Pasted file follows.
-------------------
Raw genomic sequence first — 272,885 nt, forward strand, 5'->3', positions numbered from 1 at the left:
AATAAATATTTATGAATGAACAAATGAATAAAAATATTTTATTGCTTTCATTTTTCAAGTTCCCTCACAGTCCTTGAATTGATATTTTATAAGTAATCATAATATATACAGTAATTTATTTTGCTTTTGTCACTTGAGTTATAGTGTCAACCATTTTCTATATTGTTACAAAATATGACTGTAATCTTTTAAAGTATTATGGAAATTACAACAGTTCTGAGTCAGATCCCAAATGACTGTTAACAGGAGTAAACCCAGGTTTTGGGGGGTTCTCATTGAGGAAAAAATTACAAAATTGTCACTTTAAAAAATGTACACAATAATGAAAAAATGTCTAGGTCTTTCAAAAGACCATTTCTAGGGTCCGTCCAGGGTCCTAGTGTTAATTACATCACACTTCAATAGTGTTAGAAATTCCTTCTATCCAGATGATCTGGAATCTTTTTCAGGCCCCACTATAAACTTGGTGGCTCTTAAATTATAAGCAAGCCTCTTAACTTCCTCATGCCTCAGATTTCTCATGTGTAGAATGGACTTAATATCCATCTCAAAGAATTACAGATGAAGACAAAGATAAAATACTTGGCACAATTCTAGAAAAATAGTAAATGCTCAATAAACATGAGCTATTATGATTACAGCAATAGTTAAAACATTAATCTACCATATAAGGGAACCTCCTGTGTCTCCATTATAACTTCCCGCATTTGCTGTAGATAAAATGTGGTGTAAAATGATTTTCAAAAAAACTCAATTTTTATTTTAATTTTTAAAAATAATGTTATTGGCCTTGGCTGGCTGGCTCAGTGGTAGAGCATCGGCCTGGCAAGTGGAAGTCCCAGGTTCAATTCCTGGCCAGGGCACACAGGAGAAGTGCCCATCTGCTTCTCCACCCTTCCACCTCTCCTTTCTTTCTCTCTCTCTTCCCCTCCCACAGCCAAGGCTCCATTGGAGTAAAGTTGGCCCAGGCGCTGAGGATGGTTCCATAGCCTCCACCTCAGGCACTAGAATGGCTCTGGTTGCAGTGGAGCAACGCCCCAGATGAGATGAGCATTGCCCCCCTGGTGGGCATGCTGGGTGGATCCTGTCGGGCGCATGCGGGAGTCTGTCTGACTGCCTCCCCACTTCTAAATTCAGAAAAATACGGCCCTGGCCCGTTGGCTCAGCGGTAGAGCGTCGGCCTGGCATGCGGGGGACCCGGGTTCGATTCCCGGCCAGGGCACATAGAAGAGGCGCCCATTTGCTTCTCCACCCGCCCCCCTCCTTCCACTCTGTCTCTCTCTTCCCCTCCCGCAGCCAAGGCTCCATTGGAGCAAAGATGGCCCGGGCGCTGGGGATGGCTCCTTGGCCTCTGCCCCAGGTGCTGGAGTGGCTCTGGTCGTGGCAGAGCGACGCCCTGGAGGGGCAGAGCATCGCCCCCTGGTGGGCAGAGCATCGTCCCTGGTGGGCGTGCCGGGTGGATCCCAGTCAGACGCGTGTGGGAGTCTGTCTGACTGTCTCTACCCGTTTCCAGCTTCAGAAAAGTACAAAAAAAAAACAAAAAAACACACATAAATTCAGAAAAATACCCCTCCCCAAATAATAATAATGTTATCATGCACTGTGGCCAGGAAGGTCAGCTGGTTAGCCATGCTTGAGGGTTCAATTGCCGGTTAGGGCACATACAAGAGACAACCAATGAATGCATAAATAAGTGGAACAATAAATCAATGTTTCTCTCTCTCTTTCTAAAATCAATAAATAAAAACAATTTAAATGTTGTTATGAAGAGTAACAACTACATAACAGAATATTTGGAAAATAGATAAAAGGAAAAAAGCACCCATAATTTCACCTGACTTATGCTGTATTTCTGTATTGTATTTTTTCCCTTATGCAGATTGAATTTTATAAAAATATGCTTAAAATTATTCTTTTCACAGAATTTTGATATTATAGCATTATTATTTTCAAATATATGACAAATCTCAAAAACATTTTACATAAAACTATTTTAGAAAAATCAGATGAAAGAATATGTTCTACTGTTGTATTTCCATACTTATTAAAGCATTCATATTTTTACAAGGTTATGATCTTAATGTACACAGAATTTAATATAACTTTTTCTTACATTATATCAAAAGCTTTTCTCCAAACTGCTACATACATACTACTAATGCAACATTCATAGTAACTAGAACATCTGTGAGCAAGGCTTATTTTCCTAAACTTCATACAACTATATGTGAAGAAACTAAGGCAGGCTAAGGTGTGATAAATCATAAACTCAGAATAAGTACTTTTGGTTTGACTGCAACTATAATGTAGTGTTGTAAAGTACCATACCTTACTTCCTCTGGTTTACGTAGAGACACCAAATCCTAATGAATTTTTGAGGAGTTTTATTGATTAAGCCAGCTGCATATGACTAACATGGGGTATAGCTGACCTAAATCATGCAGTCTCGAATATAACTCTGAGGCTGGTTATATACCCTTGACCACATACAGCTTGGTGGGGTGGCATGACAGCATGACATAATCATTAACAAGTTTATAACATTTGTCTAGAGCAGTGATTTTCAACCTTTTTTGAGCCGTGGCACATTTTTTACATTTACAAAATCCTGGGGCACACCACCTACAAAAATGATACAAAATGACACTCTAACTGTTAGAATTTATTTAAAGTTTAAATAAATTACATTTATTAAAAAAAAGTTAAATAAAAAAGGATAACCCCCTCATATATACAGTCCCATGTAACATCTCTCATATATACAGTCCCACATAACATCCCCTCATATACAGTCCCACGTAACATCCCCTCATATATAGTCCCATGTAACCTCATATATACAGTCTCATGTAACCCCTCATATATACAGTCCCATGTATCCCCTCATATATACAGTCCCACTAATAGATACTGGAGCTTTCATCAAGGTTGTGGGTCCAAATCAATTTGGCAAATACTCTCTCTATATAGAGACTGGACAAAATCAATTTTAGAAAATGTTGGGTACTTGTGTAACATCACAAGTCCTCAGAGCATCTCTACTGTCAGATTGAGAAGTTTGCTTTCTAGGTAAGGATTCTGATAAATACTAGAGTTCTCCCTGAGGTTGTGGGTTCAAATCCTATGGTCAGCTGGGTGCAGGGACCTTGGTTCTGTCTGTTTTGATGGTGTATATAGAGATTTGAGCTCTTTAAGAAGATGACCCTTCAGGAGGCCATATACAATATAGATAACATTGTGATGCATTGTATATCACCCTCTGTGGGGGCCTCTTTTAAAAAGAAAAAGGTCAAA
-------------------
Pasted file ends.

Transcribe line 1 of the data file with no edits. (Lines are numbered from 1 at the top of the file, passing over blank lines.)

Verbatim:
Raw genomic sequence first — 272,885 nt, forward strand, 5'->3', positions numbered from 1 at the left: